3. tm

    eh? Read the article next time. They corporations are – and will remain – exceedingly well off due to the current copyright laws. No one is talking about *reducing* the current copyright term on sound recordings.

    The companies would appear to want us to change the law to make more money for them by default. The article, and others like it, essentially say that they should be making money by doing what they do (bringing songs to market and selling large numbers of them) well and efficiently – that the market will rewards companies who are good at this, and punishes those who are bad at it just fine under the current rules – without any need for further government intervention. Not much communism there now is there?

  4. david

    >>The article seems to be a tiny bit Communistic,

    Marx was always against the record industry.

    >>as if the fact that the songs are very much loved and popular, to the extent of having generated lots of revenue, means that anybody requiring to be paid properly for making them available is a greedy pig.

    Nobody has argued that the artist shouldn’t be paid. If you read the article the point is that extending the copyright on the sound recording means that the record company gets paid – the artist does not necessarily benefit at all. In any case, the artist would get paid for writing the song for their lifetime plus 70 years. Somehow I fail to see how they lose out.

    >>Would you prefer those corporations to not exist?

    Personally, yes I would. The record industry makes no sense any more. There is reliance on very short-term income but they even manage to scupper that by releasing records to radio that you can’t buy for 6 weeks. I hear a song on the radio that I like, I go into a record shop to buy it and it doesn’t exist. By the time it is released I’ve heard it so many times that I’m sick of it. Good marketing! Then they complain that single sales are down.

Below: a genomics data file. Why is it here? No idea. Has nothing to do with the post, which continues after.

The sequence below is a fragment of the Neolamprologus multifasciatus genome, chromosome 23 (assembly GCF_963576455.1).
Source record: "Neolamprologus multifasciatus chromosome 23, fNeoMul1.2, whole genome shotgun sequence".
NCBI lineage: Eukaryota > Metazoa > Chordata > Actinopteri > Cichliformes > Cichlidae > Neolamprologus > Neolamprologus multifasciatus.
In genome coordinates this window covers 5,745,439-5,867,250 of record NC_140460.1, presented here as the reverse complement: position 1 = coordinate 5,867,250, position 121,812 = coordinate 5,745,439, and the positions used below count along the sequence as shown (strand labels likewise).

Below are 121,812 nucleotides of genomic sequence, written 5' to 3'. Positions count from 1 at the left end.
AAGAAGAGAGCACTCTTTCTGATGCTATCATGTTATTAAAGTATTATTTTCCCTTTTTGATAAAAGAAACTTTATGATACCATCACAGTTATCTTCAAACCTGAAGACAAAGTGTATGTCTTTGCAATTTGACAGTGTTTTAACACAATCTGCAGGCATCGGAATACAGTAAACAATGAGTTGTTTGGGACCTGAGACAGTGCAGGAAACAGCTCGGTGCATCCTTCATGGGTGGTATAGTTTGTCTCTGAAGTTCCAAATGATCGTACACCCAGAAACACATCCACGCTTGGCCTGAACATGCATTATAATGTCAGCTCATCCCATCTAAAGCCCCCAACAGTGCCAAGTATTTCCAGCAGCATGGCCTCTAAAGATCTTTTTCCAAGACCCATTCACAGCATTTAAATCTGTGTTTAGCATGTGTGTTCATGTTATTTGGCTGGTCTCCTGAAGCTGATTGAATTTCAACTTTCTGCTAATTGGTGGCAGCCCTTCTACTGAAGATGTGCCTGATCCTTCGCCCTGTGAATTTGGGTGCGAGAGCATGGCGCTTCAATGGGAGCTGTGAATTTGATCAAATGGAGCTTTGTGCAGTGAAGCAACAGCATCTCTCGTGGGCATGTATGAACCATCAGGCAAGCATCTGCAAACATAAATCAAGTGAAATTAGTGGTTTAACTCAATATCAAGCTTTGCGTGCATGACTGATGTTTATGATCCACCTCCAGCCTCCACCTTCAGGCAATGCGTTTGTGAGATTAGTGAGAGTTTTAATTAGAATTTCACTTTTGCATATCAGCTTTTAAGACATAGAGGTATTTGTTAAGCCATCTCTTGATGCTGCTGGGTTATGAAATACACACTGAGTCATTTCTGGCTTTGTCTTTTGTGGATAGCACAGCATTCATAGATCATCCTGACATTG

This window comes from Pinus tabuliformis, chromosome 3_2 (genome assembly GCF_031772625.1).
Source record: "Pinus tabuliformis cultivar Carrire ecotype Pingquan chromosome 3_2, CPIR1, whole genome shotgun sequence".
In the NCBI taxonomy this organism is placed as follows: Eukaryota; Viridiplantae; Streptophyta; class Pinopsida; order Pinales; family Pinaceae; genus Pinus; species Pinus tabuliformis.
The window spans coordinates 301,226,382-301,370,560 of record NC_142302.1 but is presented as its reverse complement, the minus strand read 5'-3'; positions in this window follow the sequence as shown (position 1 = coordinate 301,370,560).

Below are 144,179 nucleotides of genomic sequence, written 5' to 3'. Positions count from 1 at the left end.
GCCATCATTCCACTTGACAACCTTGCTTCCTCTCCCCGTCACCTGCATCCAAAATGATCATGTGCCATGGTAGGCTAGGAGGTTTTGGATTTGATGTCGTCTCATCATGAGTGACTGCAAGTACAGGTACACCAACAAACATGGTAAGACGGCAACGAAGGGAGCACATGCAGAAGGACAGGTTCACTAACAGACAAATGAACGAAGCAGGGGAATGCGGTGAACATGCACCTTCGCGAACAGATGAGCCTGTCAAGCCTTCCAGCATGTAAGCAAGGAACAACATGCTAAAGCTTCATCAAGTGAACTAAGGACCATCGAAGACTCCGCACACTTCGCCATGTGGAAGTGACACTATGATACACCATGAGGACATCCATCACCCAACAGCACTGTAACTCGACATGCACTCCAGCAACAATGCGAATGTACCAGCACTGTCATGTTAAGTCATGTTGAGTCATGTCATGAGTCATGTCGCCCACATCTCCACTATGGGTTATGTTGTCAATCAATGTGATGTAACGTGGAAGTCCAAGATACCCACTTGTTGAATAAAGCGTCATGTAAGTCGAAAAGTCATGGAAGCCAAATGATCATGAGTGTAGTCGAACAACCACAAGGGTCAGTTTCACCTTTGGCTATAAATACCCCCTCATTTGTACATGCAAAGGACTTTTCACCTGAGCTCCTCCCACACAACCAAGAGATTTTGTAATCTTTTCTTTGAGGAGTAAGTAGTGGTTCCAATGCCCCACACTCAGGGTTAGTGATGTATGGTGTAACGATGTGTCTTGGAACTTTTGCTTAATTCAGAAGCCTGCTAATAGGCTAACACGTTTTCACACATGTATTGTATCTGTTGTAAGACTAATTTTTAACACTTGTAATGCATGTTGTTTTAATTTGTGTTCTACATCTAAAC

>>I have noticed that those who hold rancor toward those who have riches are almost always people who don’t have riches. That’s called “envy,” one of the deadly sins.

    The word “duh!” comes to mind. Since you brought it up,Rocky (if that’s your real name!), you will also be familiar with the other sin – Greed. Yes, you’re right. Most people envy the lifestyle of rock and pop artists – but they usually don’t seem to begrudge them their success. Most people, however, do seem to begrudge rich and famous people moaning that they might become a little less rich.

  5. Gary

    The record industry makes no sense any more.

    I’d disagree: it certainly does a lot of things that make no sense, such as the insane gap between radio release and retail, but I think it plays a valuable role in bringing acts to our attention. The internet democratisation is nice, but every single one of my favourite acts came via record firms (in some cases, via the manufactured pop route).

    What is sad, though, is that outside the indie world there are very few mavericks in charge any more. Which is good news for shareholders but not so good for music lovers.

    That said, the record business perpetuates the idea that without them, without money, musicians wouldn’t create. That’s bollocks as ten seconds on MySpace proves.

    Back to the copyright thing, though: record companies already enjoy the strongest form of protection in any industry, so while other forms of IP protection expire after 20, 25 years recordings of pop songs are already protected for double that amount and composers’ rights for considerably longer. As david says, nobody’s arguing that the term should be shortened, but the report the labels are currently lobbying about came to the conclusion that there is no compelling case for government to make it longer.

  6. Gary

    As david says, nobody’s arguing that

    Sorry, that should be “as tm says”.

  7. Gary

    Actually, thinking about this some more: if we really wanted to change copyright law to better protect the creators, a simple change would do it: changing the system so that copyrights cannot be transferred, only licenced, and that licences expire if the works aren’t made available for a specified period of time. That’d wipe out the problem where young, impressionable popsters sign away incredibly lucrative copyrights for 50 years in exchange for a pizza, a few beers and a bit of flattery, and it would also end the situation where the majority of creative output is locked away in vaults.